Health, Safety and Security Compliance – The Unwritten ‘Duty of Care’
In many commercial cases, it is the role of the facilities manager, or representative of the estate, to guarantee the health and safety and security of occupants, and there are strict guidelines and classifications to door hardware that must be met.
However, the varying level and difference in understanding of door hardware across both facilities managers and locksmiths leads to different ideas between the two parties. The former may be constrained by budgets and ‘the bigger picture,’ while the latter may focus on single aspects of doorways and locks, particularly if they are not acclimatised to electro-mechanical systems that are in place or being planned.
These blurred lines can be difficult to navigate, and health and safety can be compromised if one party or the other is negligent in their ‘Duty of Care,’ which is another unwritten code of conduct.
Take lockdown situations for example – a popular topic given the amount of security issues we are now accustomed to seeing in the media.
In the US, many schools are more accustomed to drilling students and staff on lockdown procedures and may also be advised on lockdown hardware. It is less common in the UK, but our access control systems are now ready to combat these situations, if required.
For the un-initiated locksmith though, there may be skills gaps which cannot be plugged – and this can lead to improper solutions, or even botched jobs. When faced in a lockdown situation, if there is a fault in the locking systems, this can be life-threatening.
When botched jobs do happen, it then becomes a story of whose duty of care it is to maintain the working order of the building and the locks – has the locksmith correctly set the locking devices, or have they set them to what they think is the correct setting, when it actually is not for that building’s particular use? Who is liable?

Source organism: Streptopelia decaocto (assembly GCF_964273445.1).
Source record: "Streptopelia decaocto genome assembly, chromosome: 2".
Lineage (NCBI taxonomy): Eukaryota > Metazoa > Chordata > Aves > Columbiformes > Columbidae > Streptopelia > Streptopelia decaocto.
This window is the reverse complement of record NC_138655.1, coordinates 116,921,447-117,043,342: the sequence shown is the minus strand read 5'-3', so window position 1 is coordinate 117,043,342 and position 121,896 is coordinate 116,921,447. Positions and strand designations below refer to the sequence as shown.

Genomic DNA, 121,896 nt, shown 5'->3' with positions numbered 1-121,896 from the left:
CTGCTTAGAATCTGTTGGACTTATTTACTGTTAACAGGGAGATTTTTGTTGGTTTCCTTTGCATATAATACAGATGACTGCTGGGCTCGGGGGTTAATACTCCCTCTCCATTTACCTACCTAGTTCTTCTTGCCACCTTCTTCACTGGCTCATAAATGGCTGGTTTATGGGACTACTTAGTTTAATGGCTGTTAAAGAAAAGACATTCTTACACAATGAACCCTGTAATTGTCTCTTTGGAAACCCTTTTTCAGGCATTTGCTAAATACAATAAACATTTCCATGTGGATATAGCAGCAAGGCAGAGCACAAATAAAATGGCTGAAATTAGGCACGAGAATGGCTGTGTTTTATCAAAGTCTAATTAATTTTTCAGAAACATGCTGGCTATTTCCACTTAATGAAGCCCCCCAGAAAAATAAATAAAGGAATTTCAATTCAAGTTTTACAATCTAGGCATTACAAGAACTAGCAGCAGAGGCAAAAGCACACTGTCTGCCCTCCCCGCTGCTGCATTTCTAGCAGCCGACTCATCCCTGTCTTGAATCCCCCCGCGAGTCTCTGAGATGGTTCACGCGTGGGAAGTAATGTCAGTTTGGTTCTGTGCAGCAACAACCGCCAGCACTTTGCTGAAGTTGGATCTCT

An unfortunate case whereby duty of care of the locksmith was called into question happened in 1981 in the US, way before our hardware was as technologically advanced as it is today.
Lori Einhorn was unfortunately assaulted during a visit to her then fiancé Kenneth Einhorn’s flat by an assailant who was not a tenant of the building. The case was brought against the building landlord David Seeley and locksmith REM Discount Security Products. The claim was that the front door lock on the building was allegedly broken to an extent where it could be opened “with a firm push, even when locked,” and that as installers of the lock, REM allegedly had a duty of care to the plaintiffs for their faulty installation.
In the end, the judge ruled that REM did not have a duty of care or liability towards Lori Einhorn, as, amongst others, these was no special relationship between her and the locksmith.
However, we can start to see where locksmiths may get embroiled in complex cases of liability, particularly with electro-mechanical access control hardware where there are many stakeholders in the process.
Short-term Costs, Long-term Gains
As with all training, there is an associated cost. It can be hard to see past this cost if benefits are viewed as minimal or not even applicable to current situations. For locksmiths who have conventionally worked purely in mechanical locks, it is even harder to see why they themselves will need training in disciplines such as biometrics or computer-aided systems, when traditionally these applications have only been used in select, sensitive buildings.
However, we as manufacturers are constantly exploring technology that can enhance door hardware capabilities and the customer experience, simply because we believe in innovating for the better. Technologically enhanced door hardware will soon be more accepted as the norm as we become accustomed to the benefits it offers, as well as if costs on such hardware continues to fall.
Therefore, if we do not encourage our locksmiths to train, in the end we are ultimately costing more to our buildings, and to the welfare of our occupants.